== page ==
Peer Gynt – 9 2 Go | Album Review

Peer Gynt – 9 2 Go

GoldTone Records GTCD1605

9 songs – 39 minutes

Most folks in the U.S. recognize the name Peer Gynt as a Norwegian folk hero whose exploits as a hunter have been used as the basis for a play by Henrik Ibsen, an opera or ballet. In the world of blues, however, Peer Gynt is someone altogether different.

Since emerging with the release of his debut album, First Act, in the ’90s, this Peer has proven himself superior in the world of European blues-rock. An electrifying performer who’s endorsed by Fender, Gynt’s drawn praise from New World artists including Walter Trout, who calls him “an animal on stage, and his guitar playing is unorthodox.”

Gynt tours the Continent regularly and began making appearances in the U.S. in 2002 after signing with Germany’s Ruf Records for the release of his Fairytales CD. He’s achieved even more popularity for scoring major European movies, and, even though you’re not aware of it, you’ve heard his music on American TV shows, including 60 Minutes, Punk’d, 48 Hours Mystery and more.

This release finds him handling all vocals and guitars, backed by Ingar “Dr. Ingus” Freisey on drums and Lars Fish on bass. Edvard Bolas and Frank Scott add keyboards with Therese Ulvan and Sara Kristoffersen contributing backing vocals. Make no mistake, however: despite the presence of keys, this is primarily a power-blues trio album of the first order.

Gynt composed all of the nine tracks here, several with Bolas, most of which deliver positive affirmations about life, although the ideas do come at you from different angles. The message mostly comes at you in waves of repetitive lyrics — all delivered in absolutely perfect English — that are just slightly overwhelmed by the tidal wave of the music. “Ride On” opens the action. It’s a loping, medium-fast tempo blues about continuing to go forward despite fearing about losing control.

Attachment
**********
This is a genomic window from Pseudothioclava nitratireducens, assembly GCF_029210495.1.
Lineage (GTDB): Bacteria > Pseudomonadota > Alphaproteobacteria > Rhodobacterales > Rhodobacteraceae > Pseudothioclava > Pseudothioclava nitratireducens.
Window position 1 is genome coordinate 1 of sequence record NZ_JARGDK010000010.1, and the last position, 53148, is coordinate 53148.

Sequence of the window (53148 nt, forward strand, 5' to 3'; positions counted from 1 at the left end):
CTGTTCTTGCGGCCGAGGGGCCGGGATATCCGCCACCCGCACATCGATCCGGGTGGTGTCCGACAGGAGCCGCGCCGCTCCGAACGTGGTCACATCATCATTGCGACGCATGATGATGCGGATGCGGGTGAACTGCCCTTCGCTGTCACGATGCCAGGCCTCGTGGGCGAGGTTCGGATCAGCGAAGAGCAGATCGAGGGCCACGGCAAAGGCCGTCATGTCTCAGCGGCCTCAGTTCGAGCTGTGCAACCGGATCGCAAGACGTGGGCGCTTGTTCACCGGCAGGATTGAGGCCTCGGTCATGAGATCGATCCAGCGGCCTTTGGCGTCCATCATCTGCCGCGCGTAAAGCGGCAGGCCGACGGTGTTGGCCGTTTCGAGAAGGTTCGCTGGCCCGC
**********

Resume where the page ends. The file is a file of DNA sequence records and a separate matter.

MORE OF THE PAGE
“Keep On Movin'” continues the message forward as it gets a little deeper in the pocket and slows slightly. In this one, Gynt insists you have to find peace within yourself and live every day as if it’s the last one of your life. The bluesy ballad “Holy Water” puts Peer’s guitar work on display as he describes a condition common to any top musician: being torn and surrounded by people all wanting a piece of their success.

The mood changes quickly for “Fool For Your Love,” a blues-rocker with a slightly syncopated rhythm pattern. In this one Gynt admits to instances where he’s been a “devil out of control,” but vows he wants to lift his lady up and bring her close — and requests guidance from her in order to make it happen. A slow-blues burner follows in “Everything I Got,” another appeal for direction, this time to live in something you never hear in a tune: modesty!

The stop-time uptempo rocker “I Just Wanna Drive” carries forward the popular theme about just being paid and wanting to hit the road before “I Can’t Go On,” another slow blues that gives Peer space to display his six-string chops. In this one, he’s at the end of a relationship in which he’s been faithful, only to end up in the lady’s rear-view mirror. A medium-fast walking blues, “Stay With Me Babe,” continues the theme before another over-the-top rocker, “The End,” brings the disc to a close with the singer out of cash and knowing he’ll never be saved, but vowing to hold on tight until the finish.

If you’re a fan of blues-rock, you’ll love this one. Available through iTunes, Google Play, Israbox and other online retailers.

Please follow and like us: